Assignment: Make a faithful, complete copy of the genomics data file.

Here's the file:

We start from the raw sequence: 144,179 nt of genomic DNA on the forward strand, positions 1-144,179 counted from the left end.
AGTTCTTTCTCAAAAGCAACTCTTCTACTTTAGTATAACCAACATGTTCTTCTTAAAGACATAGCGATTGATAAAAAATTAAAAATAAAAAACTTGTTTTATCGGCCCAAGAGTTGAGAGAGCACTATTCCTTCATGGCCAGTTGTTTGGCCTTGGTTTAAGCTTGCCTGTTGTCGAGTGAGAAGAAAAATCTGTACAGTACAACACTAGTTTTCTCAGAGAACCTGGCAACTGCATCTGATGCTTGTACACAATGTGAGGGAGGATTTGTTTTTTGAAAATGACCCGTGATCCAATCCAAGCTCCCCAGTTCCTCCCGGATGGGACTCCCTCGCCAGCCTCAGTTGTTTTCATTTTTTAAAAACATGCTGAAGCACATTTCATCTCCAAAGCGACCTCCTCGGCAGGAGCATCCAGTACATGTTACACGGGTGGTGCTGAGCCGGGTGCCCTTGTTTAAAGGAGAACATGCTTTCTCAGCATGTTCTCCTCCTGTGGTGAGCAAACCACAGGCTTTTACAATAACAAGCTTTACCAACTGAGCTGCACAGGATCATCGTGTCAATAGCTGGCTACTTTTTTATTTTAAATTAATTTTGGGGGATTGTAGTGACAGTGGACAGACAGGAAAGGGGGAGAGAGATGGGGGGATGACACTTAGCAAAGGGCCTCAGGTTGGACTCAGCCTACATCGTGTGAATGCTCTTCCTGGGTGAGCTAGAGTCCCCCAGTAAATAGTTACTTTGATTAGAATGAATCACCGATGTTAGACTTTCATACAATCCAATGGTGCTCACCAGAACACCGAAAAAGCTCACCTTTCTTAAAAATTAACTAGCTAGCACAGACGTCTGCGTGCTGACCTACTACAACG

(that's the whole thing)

We start from the raw sequence: 144,179 nt of genomic DNA on the forward strand, positions 1-144,179 counted from the left end.
AGTTCTTTCTCAAAAGCAACTCTTCTACTTTAGTATAACCAACATGTTCTTCTTAAAGACATAGCGATTGATAAAAAATTAAAAATAAAAAACTTGTTTTATCGGCCCAAGAGTTGAGAGAGCACTATTCCTTCATGGCCAGTTGTTTGGCCTTGGTTTAAGCTTGCCTGTTGTCGAGTGAGAAGAAAAATCTGTACAGTACAACACTAGTTTTCTCAGAGAACCTGGCAACTGCATCTGATGCTTGTACACAATGTGAGGGAGGATTTGTTTTTTGAAAATGACCCGTGATCCAATCCAAGCTCCCCAGTTCCTCCCGGATGGGACTCCCTCGCCAGCCTCAGTTGTTTTCATTTTTTAAAAACATGCTGAAGCACATTTCATCTCCAAAGCGACCTCCTCGGCAGGAGCATCCAGTACATGTTACACGGGTGGTGCTGAGCCGGGTGCCCTTGTTTAAAGGAGAACATGCTTTCTCAGCATGTTCTCCTCCTGTGGTGAGCAAACCACAGGCTTTTACAATAACAAGCTTTACCAACTGAGCTGCACAGGATCATCGTGTCAATAGCTGGCTACTTTTTTATTTTAAATTAATTTTGGGGGATTGTAGTGACAGTGGACAGACAGGAAAGGGGGAGAGAGATGGGGGGATGACACTTAGCAAAGGGCCTCAGGTTGGACTCAGCCTACATCGTGTGAATGCTCTTCCTGGGTGAGCTAGAGTCCCCCAGTAAATAGTTACTTTGATTAGAATGAATCACCGATGTTAGACTTTCATACAATCCAATGGTGCTCACCAGAACACCGAAAAAGCTCACCTTTCTTAAAAATTAACTAGCTAGCACAGACGTCTGCGTGCTGACCTACTACAACG